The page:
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"Enjoy life with your wife, whom you love." Ecclesiastes 9:9a

We are celebrating our 40th wedding anniversary this month. I still remember the joy of seeing my lovely bride walking down the aisle to become my wife. I call my beautiful wife, Kristi, the delight of my eyes. We have been blessed with a solid and committed marriage. We rejoice with our three beautiful children and delight in our two granddaughters. But it almost drastically changed some 20 years ago. Kristi's eyesight had progressively and noticeably weakened for several months. An ophthalmologist suggested she needed more than a new eyeglass prescription. He told us she had a brain tumor.

Of course, we did not immediately accept the grim news, but after a local brain surgeon made his diagnosis, we asked what he could do to repair the problem. How I look at life is that if there is a problem, we can fix it. But we did not like his method of repair. He told Kristi that the procedure would be to open her skull, move her brain, remove about 50 percent of her tumor, then follow up with radiation.

Even then, she could suffer brain damage and may not regain her sight. The tumor was benign, but it was growing. Of course, we did not want to accept that suggestion, so we consulted two other experts who told us the same thing. We did not like what we heard.

Unhappy with the information, I felt that I, a pastor at the time, had to take some action. The one option we had received from three different, highly respected specialists was not what we wanted to accept.

At our church, we held healing services on the second Sunday of the month. I arranged a healing service for Kristi and began a week of fasting and praying to prepare for the anointing. I had high expectations for the service; however, it was poorly attended, and I felt no sense of God's presence.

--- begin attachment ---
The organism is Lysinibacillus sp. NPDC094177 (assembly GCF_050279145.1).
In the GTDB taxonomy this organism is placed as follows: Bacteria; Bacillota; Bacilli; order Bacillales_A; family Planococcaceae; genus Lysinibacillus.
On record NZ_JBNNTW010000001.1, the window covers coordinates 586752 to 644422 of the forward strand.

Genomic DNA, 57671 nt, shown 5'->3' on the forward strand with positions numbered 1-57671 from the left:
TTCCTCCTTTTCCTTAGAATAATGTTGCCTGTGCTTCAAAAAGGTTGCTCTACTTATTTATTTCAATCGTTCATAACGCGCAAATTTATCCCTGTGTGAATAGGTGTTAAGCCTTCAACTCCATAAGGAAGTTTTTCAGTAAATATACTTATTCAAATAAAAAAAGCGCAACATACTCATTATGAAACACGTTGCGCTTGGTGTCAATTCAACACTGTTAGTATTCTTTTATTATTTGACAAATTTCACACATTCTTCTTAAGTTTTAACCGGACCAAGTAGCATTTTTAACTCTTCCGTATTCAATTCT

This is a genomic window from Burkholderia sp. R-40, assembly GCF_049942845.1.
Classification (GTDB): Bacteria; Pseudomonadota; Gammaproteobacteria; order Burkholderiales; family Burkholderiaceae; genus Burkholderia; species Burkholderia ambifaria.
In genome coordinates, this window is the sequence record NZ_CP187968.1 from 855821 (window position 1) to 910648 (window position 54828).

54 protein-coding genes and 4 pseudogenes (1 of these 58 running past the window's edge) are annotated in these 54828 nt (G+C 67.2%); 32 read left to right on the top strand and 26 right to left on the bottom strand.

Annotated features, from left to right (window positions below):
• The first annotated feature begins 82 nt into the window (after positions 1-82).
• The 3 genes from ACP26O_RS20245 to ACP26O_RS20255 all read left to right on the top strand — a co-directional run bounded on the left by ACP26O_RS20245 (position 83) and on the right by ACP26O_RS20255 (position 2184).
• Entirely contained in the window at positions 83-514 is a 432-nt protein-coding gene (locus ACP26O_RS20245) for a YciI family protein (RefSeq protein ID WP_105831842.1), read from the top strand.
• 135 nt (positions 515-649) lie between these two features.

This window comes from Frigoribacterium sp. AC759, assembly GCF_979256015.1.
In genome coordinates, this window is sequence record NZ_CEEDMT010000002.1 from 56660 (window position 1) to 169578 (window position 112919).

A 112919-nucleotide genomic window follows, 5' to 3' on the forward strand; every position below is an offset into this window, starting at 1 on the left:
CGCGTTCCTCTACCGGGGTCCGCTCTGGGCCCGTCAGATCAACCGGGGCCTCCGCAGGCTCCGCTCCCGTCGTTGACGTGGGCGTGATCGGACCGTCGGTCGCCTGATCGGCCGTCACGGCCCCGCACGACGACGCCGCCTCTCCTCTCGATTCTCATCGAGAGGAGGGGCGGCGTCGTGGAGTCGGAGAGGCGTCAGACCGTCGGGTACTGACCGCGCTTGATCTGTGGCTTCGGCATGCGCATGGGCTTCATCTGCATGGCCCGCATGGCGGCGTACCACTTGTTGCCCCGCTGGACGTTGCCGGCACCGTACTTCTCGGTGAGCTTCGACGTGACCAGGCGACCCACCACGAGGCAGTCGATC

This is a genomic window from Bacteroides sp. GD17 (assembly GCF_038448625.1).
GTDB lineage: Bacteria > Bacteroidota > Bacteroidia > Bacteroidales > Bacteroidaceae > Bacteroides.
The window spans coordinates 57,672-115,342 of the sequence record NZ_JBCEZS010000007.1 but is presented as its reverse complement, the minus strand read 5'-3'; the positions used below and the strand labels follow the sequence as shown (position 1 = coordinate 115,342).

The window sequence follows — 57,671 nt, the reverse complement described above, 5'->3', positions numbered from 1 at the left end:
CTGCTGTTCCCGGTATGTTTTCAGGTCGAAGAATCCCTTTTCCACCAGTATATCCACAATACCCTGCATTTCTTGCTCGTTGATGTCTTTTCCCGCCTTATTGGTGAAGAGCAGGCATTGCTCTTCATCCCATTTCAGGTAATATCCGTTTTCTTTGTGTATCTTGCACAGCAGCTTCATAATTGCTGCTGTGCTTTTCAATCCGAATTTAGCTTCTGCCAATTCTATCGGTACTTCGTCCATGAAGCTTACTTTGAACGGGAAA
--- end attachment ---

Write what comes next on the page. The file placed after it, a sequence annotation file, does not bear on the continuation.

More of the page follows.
Nevertheless, I anointed Kristi. I had expected God to do a great work. I saw nothing to indicate that he had done it. I was disheartened. I was angry. I had spent a week fasting, feeling God beside me, feeling certain this would culminate in healing from the hand of God, but I could not see or feel his presence during the healing service. I felt let down and abandoned. The excitement I felt during the week while I fasted turned to anger after the healing service.

Later in the day, I expressed my anger with God to Kristi. I told her I had acted and thought God was with me, and I had fasted, prayed, and anointed her. What more could I have done? I had done my part to heal my wife, but God's presence was missing at the healing service. I expressed my intense anger to Kristi.

After unloading my disappointment on her, I asked Kristi how the service had gone for her. She looked me in the eye and, in her sweet tone, said "All I know is that no one would have done for me what you have done." I took solace in that, even though God did not meet her needs in the way I wanted, He did help me to meet those of my wife. Still, after all my prayer hours, I could only wonder: Where was God's answer?